While glass might be thought of in terms of holding wine or as a window, the stability of glass affects areas as diverse as nuclear waste storage, pharmaceuticals, and ice cream. Recently, chemical physicists at Pacific Northwest National Laboratory made a key discovery about how glass forms.
They discovered that the temperature at which glass-forming materials are deposited on a substrate affects the stability. Their findings, published in The Journal of Physical Chemistry Letters, show the ability of a technique called inert gas permeation to tell at what temperature a solid “melts.” Their work brings more understanding to the fundamental properties of glass.
“Glasses are metastable materials with the mechanical properties of a solid-you can touch and hold them, versus a gas,” said Scott Smith, PhD, a co-author on the paper. “But they are not like crystalline materials, which are in a perfect array. The molecules in glasses are arranged in a disordered pattern. In liquids the molecules are constantly moving, if you suddenly freeze a liquid, the molecules are randomly oriented and unstructured. In some sense, a glass can be thought of as a frozen liquid.”
No matter how glass is made, understanding its properties is important. For example, the reason some medications have expiration dates is that their physical state changes from amorphous to crystalline. Once that happens, the medication doesn’t dissolve as readily when taken and is thus ineffective. Finding ways to increase its stability and effectiveness would extend its shelf life. Similarly, when nuclear waste is put into a glass matrix, the glass must remain stable to keep the radionuclides from being released. And as most ice cream lovers know, when you open a carton and see crystals have formed on the surface, it has lost much of its flavor.
“Our research is fundamental work that could be important for stable glass manufacture by adding to understanding of liquids and liquid behavior,” Smith said. Glasses depend on temperature for stability. At the correct temperature, a glass remains stable because its molecules stay put. At warmer temperatures, it transforms into a supercooled liquid and then crystallizes.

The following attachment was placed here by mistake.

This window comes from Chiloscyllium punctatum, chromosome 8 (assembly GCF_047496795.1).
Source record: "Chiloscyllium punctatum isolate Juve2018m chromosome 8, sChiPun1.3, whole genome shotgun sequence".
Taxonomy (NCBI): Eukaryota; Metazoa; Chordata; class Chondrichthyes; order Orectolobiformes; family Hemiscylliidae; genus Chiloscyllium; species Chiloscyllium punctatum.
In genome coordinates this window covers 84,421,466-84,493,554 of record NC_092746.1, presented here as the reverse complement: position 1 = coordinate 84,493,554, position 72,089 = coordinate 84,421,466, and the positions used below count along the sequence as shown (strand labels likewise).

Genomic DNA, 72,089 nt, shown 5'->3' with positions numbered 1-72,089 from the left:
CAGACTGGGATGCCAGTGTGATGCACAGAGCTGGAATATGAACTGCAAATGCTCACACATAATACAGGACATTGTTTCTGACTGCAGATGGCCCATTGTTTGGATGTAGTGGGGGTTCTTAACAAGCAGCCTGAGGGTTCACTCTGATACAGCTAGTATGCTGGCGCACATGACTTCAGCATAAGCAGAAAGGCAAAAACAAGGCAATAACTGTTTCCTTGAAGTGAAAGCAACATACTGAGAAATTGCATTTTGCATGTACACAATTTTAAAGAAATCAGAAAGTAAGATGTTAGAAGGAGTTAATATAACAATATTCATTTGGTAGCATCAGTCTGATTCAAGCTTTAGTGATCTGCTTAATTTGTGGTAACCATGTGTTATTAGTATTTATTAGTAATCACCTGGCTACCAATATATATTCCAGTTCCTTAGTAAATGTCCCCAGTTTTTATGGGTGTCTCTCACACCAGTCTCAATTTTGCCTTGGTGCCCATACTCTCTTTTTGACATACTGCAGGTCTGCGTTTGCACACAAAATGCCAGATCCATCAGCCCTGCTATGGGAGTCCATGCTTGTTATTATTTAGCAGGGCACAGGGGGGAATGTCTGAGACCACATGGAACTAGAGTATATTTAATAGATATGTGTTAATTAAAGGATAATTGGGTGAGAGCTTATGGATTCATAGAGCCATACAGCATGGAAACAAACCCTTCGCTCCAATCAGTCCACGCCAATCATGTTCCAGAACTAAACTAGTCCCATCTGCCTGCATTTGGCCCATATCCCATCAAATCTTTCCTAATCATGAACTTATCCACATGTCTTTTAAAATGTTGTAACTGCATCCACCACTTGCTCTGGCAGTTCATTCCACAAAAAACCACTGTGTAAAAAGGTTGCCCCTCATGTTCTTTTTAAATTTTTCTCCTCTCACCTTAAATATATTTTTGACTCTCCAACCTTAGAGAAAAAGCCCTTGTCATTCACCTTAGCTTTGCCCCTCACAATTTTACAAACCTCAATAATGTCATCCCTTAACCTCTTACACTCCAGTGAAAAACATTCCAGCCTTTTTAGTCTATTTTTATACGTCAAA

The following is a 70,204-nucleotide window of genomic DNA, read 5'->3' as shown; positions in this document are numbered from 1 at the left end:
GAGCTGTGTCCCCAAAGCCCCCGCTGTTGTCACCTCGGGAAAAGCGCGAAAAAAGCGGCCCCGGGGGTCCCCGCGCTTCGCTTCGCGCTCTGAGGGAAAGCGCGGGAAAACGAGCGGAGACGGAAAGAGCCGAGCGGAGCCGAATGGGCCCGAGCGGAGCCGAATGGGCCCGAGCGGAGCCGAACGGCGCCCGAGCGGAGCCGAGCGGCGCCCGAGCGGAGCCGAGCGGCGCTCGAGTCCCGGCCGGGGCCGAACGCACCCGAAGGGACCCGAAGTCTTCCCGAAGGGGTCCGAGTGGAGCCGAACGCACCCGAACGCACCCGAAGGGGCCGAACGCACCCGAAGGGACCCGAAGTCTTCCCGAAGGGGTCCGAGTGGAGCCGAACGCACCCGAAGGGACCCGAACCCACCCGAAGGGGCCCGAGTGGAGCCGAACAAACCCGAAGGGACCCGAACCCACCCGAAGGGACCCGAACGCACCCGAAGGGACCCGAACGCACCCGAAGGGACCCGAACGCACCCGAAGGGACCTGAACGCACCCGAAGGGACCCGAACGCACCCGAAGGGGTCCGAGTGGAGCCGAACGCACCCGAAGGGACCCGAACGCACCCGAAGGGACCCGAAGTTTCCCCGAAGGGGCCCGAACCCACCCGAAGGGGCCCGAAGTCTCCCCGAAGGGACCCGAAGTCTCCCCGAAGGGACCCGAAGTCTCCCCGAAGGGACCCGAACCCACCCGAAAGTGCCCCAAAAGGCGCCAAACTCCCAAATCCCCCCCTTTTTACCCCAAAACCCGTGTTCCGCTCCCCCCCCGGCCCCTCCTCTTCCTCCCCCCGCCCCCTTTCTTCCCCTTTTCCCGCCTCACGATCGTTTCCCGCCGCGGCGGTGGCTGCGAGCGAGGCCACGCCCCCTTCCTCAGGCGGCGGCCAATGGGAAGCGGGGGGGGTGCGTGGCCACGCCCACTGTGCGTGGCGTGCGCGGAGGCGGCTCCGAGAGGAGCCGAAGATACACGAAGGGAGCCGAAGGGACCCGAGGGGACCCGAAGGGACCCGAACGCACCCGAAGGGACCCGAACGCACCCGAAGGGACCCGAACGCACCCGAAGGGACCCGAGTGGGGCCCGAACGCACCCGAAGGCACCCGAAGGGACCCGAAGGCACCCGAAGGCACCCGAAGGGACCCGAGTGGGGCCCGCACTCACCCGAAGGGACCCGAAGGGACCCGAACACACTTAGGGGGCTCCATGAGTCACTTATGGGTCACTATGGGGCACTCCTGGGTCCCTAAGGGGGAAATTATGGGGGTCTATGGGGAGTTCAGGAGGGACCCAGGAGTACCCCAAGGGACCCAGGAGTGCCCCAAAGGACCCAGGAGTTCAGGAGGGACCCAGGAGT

To create a glass, the materials must be cooled rapidly to a temperature low enough that the molecules don’t have enough time or energy to find the lowest energy configuration (a crystal). That temperature is called the glass transition temperature, or Tg, and it varies depending on the experimental conditions and the cooling rate.
Smith and colleagues Alan May, PhD and Bruce Kay, PhD, took the glass-forming materials toluene and ethylbenzene and super cooled them by depositing them onto a surface at 30 K. When the materials hit the surface, they formed an amorphous solid—a glass. The researchers then heated the sample. A layer of krypton deposited between two layers of glassy material (a sandwich) remained trapped until the glass transformed into a supercooled liquid (see Figure). The onset of gas release revealed at what temperature the glass transformed into a supercooled liquid.
The researchers varied the material deposition temperature from 40 to 130 K. They observed that the stability of the glass depended on the deposition temperature. They found that for both toluene and ethylbenzene, deposition at a temperature a few degrees less than Tg, created the most stable glass-one that was the most resistant to turning into a supercooled liquid. These results are consistent with the calorimetric studies of Prof. Mark Ediger at the University of Wisconsin-Madison.
“We found we can control one variable: deposition temperature. Even a difference of one Kelvin can result in years of difference in material lifetime and stability,” said Smith.